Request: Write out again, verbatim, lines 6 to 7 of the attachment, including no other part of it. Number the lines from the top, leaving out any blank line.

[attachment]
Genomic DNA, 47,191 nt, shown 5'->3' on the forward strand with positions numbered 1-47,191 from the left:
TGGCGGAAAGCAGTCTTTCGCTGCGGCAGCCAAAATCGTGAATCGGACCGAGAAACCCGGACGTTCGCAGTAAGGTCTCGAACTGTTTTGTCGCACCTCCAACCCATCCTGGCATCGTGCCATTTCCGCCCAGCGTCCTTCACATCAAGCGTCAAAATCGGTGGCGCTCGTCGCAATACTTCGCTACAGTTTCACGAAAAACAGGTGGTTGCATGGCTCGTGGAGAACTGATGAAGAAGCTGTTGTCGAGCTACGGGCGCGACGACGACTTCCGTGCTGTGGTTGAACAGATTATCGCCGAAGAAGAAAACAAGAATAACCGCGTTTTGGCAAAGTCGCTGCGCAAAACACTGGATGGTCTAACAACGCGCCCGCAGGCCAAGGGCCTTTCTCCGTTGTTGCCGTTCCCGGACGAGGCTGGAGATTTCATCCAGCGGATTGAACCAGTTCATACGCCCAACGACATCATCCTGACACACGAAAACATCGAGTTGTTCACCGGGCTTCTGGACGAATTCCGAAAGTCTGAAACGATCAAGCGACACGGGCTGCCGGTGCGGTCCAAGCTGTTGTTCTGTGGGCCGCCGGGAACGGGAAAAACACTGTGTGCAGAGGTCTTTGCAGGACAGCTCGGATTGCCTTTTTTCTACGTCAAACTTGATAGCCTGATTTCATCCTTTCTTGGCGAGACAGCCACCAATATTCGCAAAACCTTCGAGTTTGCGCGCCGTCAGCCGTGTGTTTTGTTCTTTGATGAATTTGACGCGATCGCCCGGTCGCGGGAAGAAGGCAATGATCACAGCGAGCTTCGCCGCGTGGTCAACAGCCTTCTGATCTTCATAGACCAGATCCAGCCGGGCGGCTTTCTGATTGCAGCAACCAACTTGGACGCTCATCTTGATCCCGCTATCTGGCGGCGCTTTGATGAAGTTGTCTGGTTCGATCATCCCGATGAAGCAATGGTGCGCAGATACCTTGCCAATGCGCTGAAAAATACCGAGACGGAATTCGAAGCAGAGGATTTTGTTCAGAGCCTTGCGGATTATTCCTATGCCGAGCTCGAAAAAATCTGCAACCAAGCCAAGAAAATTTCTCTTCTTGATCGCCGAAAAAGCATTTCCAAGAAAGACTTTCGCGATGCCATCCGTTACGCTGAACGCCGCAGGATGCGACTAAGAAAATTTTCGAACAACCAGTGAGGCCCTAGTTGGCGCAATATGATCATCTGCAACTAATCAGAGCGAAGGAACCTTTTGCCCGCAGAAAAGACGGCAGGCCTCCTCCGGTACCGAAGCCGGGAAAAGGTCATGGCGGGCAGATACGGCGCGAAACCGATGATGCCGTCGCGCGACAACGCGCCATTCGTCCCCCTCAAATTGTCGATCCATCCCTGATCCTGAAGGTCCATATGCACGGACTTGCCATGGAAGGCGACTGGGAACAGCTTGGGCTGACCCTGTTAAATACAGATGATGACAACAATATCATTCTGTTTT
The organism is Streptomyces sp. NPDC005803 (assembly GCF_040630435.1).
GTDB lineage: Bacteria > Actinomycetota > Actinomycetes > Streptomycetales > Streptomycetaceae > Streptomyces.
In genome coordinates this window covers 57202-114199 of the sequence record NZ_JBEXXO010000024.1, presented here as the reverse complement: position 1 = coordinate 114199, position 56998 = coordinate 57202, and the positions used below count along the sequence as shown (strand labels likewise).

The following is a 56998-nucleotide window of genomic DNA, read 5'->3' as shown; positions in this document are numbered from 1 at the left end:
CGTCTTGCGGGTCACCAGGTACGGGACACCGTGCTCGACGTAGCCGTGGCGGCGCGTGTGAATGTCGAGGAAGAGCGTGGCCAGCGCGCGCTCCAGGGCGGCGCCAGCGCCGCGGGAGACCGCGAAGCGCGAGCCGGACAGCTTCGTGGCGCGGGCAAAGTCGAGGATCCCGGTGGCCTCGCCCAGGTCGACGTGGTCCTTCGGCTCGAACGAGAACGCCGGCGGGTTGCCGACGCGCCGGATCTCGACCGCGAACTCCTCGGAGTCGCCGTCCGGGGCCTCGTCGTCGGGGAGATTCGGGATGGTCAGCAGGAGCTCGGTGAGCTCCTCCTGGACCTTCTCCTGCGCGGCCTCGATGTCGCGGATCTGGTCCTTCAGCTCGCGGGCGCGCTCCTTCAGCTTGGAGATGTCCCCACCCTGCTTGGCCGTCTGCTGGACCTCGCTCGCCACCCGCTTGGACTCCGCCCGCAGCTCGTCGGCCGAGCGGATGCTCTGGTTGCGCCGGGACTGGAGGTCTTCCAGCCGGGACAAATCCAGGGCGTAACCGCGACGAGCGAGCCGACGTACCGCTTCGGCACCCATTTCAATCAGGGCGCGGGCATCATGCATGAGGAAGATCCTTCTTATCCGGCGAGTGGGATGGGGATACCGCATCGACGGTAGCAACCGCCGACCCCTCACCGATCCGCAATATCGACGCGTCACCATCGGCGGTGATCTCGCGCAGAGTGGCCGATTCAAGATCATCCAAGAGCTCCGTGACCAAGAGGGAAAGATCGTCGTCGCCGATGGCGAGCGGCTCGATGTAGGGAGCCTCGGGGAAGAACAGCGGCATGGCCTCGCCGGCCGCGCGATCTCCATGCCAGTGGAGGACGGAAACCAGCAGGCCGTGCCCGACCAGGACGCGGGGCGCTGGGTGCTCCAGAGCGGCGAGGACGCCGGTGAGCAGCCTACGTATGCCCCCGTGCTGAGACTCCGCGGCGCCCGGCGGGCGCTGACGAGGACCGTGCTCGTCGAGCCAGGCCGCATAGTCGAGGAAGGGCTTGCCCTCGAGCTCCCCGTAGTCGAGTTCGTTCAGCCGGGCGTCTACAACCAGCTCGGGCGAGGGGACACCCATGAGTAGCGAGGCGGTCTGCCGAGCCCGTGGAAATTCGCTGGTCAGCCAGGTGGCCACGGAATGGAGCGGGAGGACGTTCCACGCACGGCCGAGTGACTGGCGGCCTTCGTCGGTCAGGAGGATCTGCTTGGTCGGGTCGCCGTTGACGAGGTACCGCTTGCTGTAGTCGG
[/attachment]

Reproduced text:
The following is a 56998-nucleotide window of genomic DNA, read 5'->3' as shown; positions in this document are numbered from 1 at the left end:
CGTCTTGCGGGTCACCAGGTACGGGACACCGTGCTCGACGTAGCCGTGGCGGCGCGTGTGAATGTCGAGGAAGAGCGTGGCCAGCGCGCGCTCCAGGGCGGCGCCAGCGCCGCGGGAGACCGCGAAGCGCGAGCCGGACAGCTTCGTGGCGCGGGCAAAGTCGAGGATCCCGGTGGCCTCGCCCAGGTCGACGTGGTCCTTCGGCTCGAACGAGAACGCCGGCGGGTTGCCGACGCGCCGGATCTCGACCGCGAACTCCTCGGAGTCGCCGTCCGGGGCCTCGTCGTCGGGGAGATTCGGGATGGTCAGCAGGAGCTCGGTGAGCTCCTCCTGGACCTTCTCCTGCGCGGCCTCGATGTCGCGGATCTGGTCCTTCAGCTCGCGGGCGCGCTCCTTCAGCTTGGAGATGTCCCCACCCTGCTTGGCCGTCTGCTGGACCTCGCTCGCCACCCGCTTGGACTCCGCCCGCAGCTCGTCGGCCGAGCGGATGCTCTGGTTGCGCCGGGACTGGAGGTCTTCCAGCCGGGACAAATCCAGGGCGTAACCGCGACGAGCGAGCCGACGTACCGCTTCGGCACCCATTTCAATCAGGGCGCGGGCATCATGCATGAGGAAGATCCTTCTTATCCGGCGAGTGGGATGGGGATACCGCATCGACGGTAGCAACCGCCGACCCCTCACCGATCCGCAATATCGACGCGTCACCATCGGCGGTGATCTCGCGCAGAGTGGCCGATTCAAGATCATCCAAGAGCTCCGTGACCAAGAGGGAAAGATCGTCGTCGCCGATGGCGAGCGGCTCGATGTAGGGAGCCTCGGGGAAGAACAGCGGCATGGCCTCGCCGGCCGCGCGATCTCCATGCCAGTGGAGGACGGAAACCAGCAGGCCGTGCCCGACCAGGACGCGGGGCGCTGGGTGCTCCAGAGCGGCGAGGACGCCGGTGAGCAGCCTACGTATGCCCCCGTGCTGAGACTCCGCGGCGCCCGGCGGGCGCTGACGAGGACCGTGCTCGTCGAGCCAGGCCGCATAGTCGAGGAAGGGCTTGCCCTCGAGCTCCCCGTAGTCGAGTTCGTTCAGCCGGGCGTCTACAACCAGCTCGGGCGAGGGGACACCCATGAGTAGCGAGGCGGTCTGCCGAGCCCGTGGAAATTCGCTGGTCAGCCAGGTGGCCACGGAATGGAGCGGGAGGACGTTCCACGCACGGCCGAGTGACTGGCGGCCTTCGTCGGTCAGGAGGATCTGCTTGGTCGGGTCGCCGTTGACGAGGTACCGCTTGCTGTAGTCGG